go visit it if you are so inclined (extra charges apply). This was—and still is—the first app of it’s kind and I remember Apple took quite a while to approve it for sale. While we haven’t sold that many, I like to think it’s quite unique and demonstrates what’s possible with a local app on your device. It’s available for iOS only at the moment.

Not all commissioned apps have to be from large companies either. We did a really cool sportsschedule app for the local sports bar and restaurant, Aphrodite. Their tech-geek owner, Fred, had an idea to put the schedules of their televised live sport events in his customer’s pockets. We originally thought the market was tiny for Jakarta-bar-sports-eventapp, but after a few months we discovered that most of our users weren’t in Jakarta at all – they were primarily in the UK and the US. This is one of the really powerful features of App Stores: instant global distribution. Once an app is live on these stores it is immediately available world wide for sale. I don’t know of any other product that works like this (eBooks come to mind, but the list of available countries is normally limited to the US at the moment). It’s available for both iOS and BlackBerry and it’s free to go ahead and have a look. ■ Unless you live under a rock, you should have already heard about this site. LinkedIn is a business-related social networking site. LinkedIn reports more than 100 million registered users, spanning more than 200 countries and territories worldwide. The site is available in English, French, German, Italian, Portuguese, Spanish, Romanian, Russian and Turkish. Quantcast reports Linkedin has 21.4 million monthly unique U.S. visitors and 47.6 million globally. One purpose of the site is to allow registered users to maintain a list of contact details of people with whom they have some level of business relationship, called Connections. A contact network is built up consisting of their direct connections, the connections of each of their connections (termed second-degree connections) and also the connections of second-degree connections (termed third-degree connections). Through this site, employers can also list jobs and search for potential candidates.


Mark Hanusz is a long-time Jakarta resident and the founder of Equinox Publishing (

Jakarta Expat 6–20 July 2011


Expat Observations

Little Jobs and Clever Indonesians

by Bartele Santema


e are probably the only bar in Indonesia where you can go from the first floor to the second with a lift. The reason why we have this lift is because there are another four floors above us with offices, one of which is occupied by Ex-Vice President, Try Sutrisno, but that’s another story. With an increasing middle and upper class society in Indonesia, the creativity of Indonesians struggling to survive, often amazes me. Birman, who sells second-hand newspapers is a good example of this. And how many of us expats haven’t wondered why our pairs of socks are so often incomplete? Could it be your pembantu who once in a while ‘forgets’ to match them in pairs, maybe hoping that you will throw them away? Surviving on the sidelines. There is a company in Jakarta who sends girls around to your office to clean your telephones. They come in uniform and look almost like a disinfection team. They wipe your phones thoroughly and spray some fragrance on the horn. There are so many examples of these ‘little jobs’ and it is always a pleasure to discover them. In Indonesia, these exist more than anywhere else, I am sure. I was sitting in Cazbar on the new red sofa, just trying it out and while I sat there, a bit dreamingly, I hardly noticed this Indonesian guy coming in. It could have been a delivery boy or one of the office boys from the floors above the bar, I really didn’t pay any notice. He silently passed by and pressed the button on the lift. I noticed a roll under his arm that he tightly pressed to his body. Then I wondered ‘didn’t I see this guy yesterday with a roll under his arm as well?’ And the day before? The doors opened and he quickly disappeared in the lift. Less than 30 seconds later, he came out again, still with a roll under his arm. It started to intrigue me and it became even more confusing when I saw him leaving on the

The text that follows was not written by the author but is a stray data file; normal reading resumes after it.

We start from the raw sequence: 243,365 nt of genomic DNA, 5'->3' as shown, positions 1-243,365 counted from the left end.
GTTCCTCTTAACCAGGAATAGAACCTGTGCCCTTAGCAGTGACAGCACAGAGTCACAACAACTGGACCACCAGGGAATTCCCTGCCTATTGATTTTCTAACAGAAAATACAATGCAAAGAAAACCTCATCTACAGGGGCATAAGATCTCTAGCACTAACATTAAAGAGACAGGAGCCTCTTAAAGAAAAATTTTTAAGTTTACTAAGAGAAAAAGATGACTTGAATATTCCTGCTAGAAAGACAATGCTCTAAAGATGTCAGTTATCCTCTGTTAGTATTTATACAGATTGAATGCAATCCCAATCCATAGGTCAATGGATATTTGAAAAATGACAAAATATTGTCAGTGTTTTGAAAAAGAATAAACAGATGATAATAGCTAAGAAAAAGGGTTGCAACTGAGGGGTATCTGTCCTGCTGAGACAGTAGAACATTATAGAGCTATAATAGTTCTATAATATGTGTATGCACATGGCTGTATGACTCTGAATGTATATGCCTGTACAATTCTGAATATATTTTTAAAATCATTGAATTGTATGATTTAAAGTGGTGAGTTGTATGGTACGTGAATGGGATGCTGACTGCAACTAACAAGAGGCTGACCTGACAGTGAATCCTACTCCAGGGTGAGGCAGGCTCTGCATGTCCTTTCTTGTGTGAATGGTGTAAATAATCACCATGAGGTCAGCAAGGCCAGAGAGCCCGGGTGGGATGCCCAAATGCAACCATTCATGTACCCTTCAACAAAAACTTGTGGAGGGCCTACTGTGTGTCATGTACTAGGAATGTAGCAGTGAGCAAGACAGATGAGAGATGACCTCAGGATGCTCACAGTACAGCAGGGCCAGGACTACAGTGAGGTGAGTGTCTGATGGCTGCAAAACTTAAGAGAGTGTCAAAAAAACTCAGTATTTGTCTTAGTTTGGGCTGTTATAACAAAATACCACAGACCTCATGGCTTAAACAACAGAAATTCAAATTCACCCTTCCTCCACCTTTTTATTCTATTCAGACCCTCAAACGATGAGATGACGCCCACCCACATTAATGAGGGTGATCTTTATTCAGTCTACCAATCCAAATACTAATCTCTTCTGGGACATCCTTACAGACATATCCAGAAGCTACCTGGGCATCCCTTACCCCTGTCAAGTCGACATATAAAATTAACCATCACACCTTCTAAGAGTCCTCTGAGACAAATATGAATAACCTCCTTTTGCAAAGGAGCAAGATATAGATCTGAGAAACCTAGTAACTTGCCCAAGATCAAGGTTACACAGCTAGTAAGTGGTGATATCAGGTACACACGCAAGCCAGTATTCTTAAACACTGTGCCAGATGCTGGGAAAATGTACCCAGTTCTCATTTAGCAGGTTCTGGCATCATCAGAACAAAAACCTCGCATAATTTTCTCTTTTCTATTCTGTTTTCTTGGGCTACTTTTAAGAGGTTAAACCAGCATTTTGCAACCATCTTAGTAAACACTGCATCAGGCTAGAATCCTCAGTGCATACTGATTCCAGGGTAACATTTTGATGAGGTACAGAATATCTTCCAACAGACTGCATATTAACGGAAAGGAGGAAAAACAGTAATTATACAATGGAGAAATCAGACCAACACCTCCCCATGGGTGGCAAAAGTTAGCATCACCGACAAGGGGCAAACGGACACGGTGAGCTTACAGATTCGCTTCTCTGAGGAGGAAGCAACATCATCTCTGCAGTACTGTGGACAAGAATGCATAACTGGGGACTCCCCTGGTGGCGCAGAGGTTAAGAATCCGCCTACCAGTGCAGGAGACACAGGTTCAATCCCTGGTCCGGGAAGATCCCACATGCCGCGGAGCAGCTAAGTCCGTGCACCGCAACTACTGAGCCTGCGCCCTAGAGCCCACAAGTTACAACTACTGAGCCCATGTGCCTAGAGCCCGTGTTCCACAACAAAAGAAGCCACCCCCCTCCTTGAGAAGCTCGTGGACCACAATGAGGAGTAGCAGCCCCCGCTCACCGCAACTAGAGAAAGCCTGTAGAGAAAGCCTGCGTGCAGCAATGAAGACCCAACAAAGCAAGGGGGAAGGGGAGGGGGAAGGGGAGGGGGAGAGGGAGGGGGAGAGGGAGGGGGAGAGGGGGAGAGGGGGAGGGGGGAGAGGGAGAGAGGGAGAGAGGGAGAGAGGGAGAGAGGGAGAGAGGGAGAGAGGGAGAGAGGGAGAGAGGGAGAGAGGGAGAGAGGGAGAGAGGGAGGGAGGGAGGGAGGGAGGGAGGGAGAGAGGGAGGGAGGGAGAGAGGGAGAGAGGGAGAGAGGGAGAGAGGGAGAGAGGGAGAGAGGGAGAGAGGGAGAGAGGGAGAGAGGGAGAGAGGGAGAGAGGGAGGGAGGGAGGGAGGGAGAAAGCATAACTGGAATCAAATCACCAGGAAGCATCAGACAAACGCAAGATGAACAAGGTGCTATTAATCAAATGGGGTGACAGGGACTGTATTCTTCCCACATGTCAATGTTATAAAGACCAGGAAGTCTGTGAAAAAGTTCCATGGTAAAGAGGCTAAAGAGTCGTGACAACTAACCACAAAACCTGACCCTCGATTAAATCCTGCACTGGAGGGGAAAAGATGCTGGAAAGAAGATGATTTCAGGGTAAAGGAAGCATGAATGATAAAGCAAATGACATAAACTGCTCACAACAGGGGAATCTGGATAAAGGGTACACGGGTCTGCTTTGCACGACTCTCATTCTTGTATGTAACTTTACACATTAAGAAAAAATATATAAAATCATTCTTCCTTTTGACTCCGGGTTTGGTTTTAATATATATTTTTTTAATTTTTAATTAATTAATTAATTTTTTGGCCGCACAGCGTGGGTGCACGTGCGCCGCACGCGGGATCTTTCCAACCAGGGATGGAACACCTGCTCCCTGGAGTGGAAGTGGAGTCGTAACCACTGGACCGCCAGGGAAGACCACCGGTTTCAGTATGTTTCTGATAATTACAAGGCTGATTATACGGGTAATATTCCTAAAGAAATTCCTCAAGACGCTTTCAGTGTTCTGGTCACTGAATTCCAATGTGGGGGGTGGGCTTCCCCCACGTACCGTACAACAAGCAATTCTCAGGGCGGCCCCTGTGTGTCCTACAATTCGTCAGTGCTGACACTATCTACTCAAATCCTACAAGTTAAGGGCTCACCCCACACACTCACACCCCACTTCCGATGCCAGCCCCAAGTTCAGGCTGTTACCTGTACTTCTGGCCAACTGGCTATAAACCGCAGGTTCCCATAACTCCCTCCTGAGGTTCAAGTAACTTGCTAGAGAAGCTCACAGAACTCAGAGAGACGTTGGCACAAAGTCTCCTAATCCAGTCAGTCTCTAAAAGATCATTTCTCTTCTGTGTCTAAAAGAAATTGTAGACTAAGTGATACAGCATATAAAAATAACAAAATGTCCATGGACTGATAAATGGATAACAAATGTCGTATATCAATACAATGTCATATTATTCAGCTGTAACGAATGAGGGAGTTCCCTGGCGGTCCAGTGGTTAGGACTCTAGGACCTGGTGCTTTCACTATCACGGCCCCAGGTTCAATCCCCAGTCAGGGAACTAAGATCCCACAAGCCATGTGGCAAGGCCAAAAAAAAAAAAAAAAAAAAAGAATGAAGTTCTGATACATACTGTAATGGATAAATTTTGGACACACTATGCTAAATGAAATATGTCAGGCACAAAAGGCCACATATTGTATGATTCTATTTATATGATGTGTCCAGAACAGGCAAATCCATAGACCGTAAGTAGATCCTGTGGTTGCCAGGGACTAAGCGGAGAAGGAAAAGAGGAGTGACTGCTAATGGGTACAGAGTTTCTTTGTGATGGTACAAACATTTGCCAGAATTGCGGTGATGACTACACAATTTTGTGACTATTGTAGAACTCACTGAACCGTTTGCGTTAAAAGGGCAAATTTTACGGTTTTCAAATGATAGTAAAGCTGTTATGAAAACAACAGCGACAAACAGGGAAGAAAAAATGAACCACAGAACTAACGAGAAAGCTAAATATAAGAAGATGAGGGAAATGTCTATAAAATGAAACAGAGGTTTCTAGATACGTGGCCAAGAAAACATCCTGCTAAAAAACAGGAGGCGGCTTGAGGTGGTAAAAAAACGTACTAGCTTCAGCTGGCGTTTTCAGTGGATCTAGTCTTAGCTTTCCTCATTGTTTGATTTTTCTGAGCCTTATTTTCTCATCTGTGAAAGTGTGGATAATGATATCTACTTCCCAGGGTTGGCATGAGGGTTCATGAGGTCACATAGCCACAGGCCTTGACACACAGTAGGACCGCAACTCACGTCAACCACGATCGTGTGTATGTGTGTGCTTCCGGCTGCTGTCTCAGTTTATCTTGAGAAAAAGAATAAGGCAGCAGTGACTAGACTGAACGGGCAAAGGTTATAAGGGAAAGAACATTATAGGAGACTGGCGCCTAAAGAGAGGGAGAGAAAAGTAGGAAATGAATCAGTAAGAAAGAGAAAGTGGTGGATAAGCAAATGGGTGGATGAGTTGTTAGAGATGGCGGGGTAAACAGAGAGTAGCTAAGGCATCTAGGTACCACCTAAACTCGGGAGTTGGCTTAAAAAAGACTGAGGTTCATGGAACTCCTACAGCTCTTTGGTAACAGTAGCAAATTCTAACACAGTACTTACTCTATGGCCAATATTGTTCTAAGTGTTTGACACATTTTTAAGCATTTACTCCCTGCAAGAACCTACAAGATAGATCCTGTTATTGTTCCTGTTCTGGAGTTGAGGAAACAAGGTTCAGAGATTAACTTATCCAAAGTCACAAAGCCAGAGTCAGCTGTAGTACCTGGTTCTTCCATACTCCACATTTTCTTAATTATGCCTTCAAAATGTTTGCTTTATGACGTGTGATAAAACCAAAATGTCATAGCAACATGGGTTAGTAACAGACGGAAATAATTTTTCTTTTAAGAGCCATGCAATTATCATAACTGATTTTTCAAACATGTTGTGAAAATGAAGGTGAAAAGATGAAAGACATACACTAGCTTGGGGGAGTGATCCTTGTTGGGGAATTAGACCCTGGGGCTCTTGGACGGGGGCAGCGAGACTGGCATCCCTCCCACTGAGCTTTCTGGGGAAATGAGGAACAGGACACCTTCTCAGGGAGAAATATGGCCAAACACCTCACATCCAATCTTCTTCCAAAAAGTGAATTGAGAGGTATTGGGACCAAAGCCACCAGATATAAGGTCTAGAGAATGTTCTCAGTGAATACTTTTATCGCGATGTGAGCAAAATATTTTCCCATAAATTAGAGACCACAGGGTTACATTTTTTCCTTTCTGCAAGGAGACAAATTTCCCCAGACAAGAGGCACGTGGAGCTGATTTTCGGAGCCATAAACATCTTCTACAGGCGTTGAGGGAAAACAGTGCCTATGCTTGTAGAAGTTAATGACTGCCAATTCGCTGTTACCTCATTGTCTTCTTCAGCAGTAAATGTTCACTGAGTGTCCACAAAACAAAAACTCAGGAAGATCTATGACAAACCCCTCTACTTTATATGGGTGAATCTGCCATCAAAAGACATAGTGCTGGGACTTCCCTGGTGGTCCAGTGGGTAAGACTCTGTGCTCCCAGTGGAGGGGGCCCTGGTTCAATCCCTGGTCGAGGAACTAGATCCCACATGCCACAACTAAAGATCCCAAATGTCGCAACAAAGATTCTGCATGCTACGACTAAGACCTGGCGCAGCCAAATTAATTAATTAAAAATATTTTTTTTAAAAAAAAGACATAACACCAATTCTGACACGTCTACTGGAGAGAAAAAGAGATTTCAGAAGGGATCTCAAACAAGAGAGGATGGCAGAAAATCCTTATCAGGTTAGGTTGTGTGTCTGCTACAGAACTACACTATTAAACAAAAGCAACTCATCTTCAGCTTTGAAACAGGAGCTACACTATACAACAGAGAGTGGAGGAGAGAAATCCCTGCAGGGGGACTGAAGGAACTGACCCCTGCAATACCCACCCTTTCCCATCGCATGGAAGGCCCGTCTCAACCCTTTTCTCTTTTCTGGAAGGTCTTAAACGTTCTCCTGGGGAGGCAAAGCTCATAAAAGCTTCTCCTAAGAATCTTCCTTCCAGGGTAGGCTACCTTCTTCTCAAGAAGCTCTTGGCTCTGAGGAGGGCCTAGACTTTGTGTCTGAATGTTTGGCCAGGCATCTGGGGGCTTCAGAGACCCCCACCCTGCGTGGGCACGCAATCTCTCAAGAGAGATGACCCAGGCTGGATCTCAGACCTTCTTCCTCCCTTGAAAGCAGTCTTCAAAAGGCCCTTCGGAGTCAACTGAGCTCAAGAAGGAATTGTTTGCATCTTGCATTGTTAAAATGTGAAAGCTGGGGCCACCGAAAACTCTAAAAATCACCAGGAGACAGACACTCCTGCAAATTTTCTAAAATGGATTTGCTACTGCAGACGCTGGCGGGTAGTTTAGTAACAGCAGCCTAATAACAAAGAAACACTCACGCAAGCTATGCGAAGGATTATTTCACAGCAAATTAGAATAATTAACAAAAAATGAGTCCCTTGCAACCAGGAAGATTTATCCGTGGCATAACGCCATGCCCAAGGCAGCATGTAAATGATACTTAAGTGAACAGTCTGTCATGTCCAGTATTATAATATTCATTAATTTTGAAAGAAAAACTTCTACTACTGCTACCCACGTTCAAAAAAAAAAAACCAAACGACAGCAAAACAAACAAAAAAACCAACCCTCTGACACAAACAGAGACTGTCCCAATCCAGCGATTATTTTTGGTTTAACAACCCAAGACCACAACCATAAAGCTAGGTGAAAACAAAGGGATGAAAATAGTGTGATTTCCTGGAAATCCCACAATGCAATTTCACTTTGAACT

back of a motorbike. Now he was holding at least ten rolls, each two metres in length under his arms. He had trouble keeping them all together while the motor dangerously hit the road in front of Cazbar. The next day he silently came again, and this time I followed him into the lift. I kept my eyes straight on the young man and I was not planning to let him out of my sight, which was impossible anyway in such a small space. He waited for me to push a button. Automatically I pressed two. He then pressed five. He kept the roll, which was some kind of fabric, tightly held close to his body. His eyes looked down to the floor,